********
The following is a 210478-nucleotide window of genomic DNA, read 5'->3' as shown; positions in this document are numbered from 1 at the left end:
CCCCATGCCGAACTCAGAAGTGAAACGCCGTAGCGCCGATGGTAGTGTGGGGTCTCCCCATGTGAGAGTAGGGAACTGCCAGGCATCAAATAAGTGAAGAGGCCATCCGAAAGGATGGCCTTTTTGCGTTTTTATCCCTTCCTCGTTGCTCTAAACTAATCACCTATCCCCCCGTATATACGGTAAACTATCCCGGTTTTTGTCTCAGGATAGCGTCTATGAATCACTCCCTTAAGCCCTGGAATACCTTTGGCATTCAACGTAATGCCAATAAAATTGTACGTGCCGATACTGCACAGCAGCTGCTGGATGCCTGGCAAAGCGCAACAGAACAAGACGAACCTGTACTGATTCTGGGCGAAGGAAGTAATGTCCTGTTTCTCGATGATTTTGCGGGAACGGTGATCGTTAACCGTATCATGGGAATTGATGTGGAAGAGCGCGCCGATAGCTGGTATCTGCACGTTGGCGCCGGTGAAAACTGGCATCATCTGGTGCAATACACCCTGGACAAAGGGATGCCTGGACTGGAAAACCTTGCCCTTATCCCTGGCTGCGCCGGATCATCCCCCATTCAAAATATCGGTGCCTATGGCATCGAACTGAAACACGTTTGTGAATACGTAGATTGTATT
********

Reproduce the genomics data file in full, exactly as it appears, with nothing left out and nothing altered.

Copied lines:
The following is a 210478-nucleotide window of genomic DNA, read 5'->3' as shown; positions in this document are numbered from 1 at the left end:
CCCCATGCCGAACTCAGAAGTGAAACGCCGTAGCGCCGATGGTAGTGTGGGGTCTCCCCATGTGAGAGTAGGGAACTGCCAGGCATCAAATAAGTGAAGAGGCCATCCGAAAGGATGGCCTTTTTGCGTTTTTATCCCTTCCTCGTTGCTCTAAACTAATCACCTATCCCCCCGTATATACGGTAAACTATCCCGGTTTTTGTCTCAGGATAGCGTCTATGAATCACTCCCTTAAGCCCTGGAATACCTTTGGCATTCAACGTAATGCCAATAAAATTGTACGTGCCGATACTGCACAGCAGCTGCTGGATGCCTGGCAAAGCGCAACAGAACAAGACGAACCTGTACTGATTCTGGGCGAAGGAAGTAATGTCCTGTTTCTCGATGATTTTGCGGGAACGGTGATCGTTAACCGTATCATGGGAATTGATGTGGAAGAGCGCGCCGATAGCTGGTATCTGCACGTTGGCGCCGGTGAAAACTGGCATCATCTGGTGCAATACACCCTGGACAAAGGGATGCCTGGACTGGAAAACCTTGCCCTTATCCCTGGCTGCGCCGGATCATCCCCCATTCAAAATATCGGTGCCTATGGCATCGAACTGAAACACGTTTGTGAATACGTAGATTGTATT